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Re: Privatise it

Absolutely not. The last thing we need is a broadcaster controlled by the likes of Murdoch. Thanks to the BBC we at least get a semblance of unbiased reporting. Can you imagine if someone turned the BBC into Fox? It's almost as bad an idea as making the BBC totally taxpayer funded. Previous governments have already shown how they'd like to control the BBC, what we don't need is a state owned propaganda machine or a puppet controlled broadcaster biased towards whichever political viewpoint its owner wants to espouse at the time. You just have to look at the dross produced in the printed press to see how bad it would be without an independant broadcaster.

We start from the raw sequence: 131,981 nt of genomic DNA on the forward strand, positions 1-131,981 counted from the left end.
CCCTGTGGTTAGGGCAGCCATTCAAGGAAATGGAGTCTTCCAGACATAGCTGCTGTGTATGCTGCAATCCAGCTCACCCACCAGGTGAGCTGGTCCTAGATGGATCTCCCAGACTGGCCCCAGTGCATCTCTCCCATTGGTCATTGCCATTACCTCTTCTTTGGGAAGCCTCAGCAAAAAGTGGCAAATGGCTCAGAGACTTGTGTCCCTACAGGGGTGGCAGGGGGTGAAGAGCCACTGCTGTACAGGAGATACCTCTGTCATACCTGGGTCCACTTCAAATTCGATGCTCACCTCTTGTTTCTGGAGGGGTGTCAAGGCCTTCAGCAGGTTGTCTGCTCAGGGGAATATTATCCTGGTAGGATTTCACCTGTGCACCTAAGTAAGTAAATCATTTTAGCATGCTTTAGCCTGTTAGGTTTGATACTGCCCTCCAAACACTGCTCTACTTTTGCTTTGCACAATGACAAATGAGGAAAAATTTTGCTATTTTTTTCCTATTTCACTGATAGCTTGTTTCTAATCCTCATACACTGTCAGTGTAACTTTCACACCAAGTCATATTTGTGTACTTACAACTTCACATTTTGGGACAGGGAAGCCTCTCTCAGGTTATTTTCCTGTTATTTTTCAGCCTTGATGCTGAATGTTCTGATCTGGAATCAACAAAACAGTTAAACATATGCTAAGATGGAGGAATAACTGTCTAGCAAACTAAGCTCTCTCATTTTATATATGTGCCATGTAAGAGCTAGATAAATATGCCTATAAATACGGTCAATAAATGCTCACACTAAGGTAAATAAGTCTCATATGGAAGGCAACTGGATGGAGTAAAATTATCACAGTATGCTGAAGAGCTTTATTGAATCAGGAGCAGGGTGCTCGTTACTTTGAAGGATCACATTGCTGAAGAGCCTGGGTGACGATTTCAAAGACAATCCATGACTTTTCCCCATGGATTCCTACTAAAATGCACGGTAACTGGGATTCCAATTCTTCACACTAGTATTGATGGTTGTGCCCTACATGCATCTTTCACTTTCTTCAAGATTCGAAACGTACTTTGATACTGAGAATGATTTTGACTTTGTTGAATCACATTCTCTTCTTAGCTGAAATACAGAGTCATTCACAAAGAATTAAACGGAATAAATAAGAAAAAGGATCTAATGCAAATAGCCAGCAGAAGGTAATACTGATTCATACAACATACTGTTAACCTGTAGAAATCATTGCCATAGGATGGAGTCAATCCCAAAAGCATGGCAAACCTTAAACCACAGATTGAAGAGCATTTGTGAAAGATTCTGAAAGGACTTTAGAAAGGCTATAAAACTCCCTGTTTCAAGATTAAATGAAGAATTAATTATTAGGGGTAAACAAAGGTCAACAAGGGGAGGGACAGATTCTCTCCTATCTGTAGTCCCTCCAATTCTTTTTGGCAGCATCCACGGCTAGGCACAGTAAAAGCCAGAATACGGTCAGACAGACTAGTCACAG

The license fee isn't great, but it beats the alternatives currently on offer.

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Re: Privatise it

You have seen the quality of the commercially produced TV in this country? Do you really want more "I'm a Celebrity .... " type rubbish?

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Anonymous Coward

Re: Privatise it

Absolutely not. The last thing we need is a broadcaster controlled by the likes of Murdoch. Thanks to the BBC we at least get a semblance of unbiased reporting.

It is no better than a semblance of unbiased reporting. BBC isn't known as "Buggerers Broadcasting Communism" for nothing. Peter Sissons told of how when he started at the Beeb the editor put a copy of the Observer and the Guardian in front of him and told him this was all he needed to know. If it weren't illegal for broadcasters to be politically biased then who knows what socialist tripe the beeb would be putting out.